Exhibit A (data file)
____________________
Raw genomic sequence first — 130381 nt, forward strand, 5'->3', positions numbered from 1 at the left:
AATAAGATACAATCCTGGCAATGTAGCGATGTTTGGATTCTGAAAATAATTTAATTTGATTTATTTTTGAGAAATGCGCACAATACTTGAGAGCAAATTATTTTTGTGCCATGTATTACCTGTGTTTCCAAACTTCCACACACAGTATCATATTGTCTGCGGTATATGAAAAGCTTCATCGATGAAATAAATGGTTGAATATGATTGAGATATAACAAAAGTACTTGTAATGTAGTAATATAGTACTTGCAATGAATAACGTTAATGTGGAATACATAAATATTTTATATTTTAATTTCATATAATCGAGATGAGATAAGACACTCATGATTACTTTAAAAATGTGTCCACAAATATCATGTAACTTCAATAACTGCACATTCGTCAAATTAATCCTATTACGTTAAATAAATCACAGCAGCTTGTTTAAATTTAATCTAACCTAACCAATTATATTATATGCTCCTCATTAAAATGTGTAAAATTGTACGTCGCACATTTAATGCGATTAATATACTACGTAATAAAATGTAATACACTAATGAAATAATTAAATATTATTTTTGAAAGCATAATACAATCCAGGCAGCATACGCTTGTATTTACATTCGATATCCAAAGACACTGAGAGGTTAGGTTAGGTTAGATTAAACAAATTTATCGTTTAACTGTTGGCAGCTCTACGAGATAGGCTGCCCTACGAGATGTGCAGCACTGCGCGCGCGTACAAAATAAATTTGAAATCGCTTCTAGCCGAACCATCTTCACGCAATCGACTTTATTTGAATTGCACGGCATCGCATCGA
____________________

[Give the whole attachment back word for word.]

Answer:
Raw genomic sequence first — 130381 nt, forward strand, 5'->3', positions numbered from 1 at the left:
AATAAGATACAATCCTGGCAATGTAGCGATGTTTGGATTCTGAAAATAATTTAATTTGATTTATTTTTGAGAAATGCGCACAATACTTGAGAGCAAATTATTTTTGTGCCATGTATTACCTGTGTTTCCAAACTTCCACACACAGTATCATATTGTCTGCGGTATATGAAAAGCTTCATCGATGAAATAAATGGTTGAATATGATTGAGATATAACAAAAGTACTTGTAATGTAGTAATATAGTACTTGCAATGAATAACGTTAATGTGGAATACATAAATATTTTATATTTTAATTTCATATAATCGAGATGAGATAAGACACTCATGATTACTTTAAAAATGTGTCCACAAATATCATGTAACTTCAATAACTGCACATTCGTCAAATTAATCCTATTACGTTAAATAAATCACAGCAGCTTGTTTAAATTTAATCTAACCTAACCAATTATATTATATGCTCCTCATTAAAATGTGTAAAATTGTACGTCGCACATTTAATGCGATTAATATACTACGTAATAAAATGTAATACACTAATGAAATAATTAAATATTATTTTTGAAAGCATAATACAATCCAGGCAGCATACGCTTGTATTTACATTCGATATCCAAAGACACTGAGAGGTTAGGTTAGGTTAGATTAAACAAATTTATCGTTTAACTGTTGGCAGCTCTACGAGATAGGCTGCCCTACGAGATGTGCAGCACTGCGCGCGCGTACAAAATAAATTTGAAATCGCTTCTAGCCGAACCATCTTCACGCAATCGACTTTATTTGAATTGCACGGCATCGCATCGA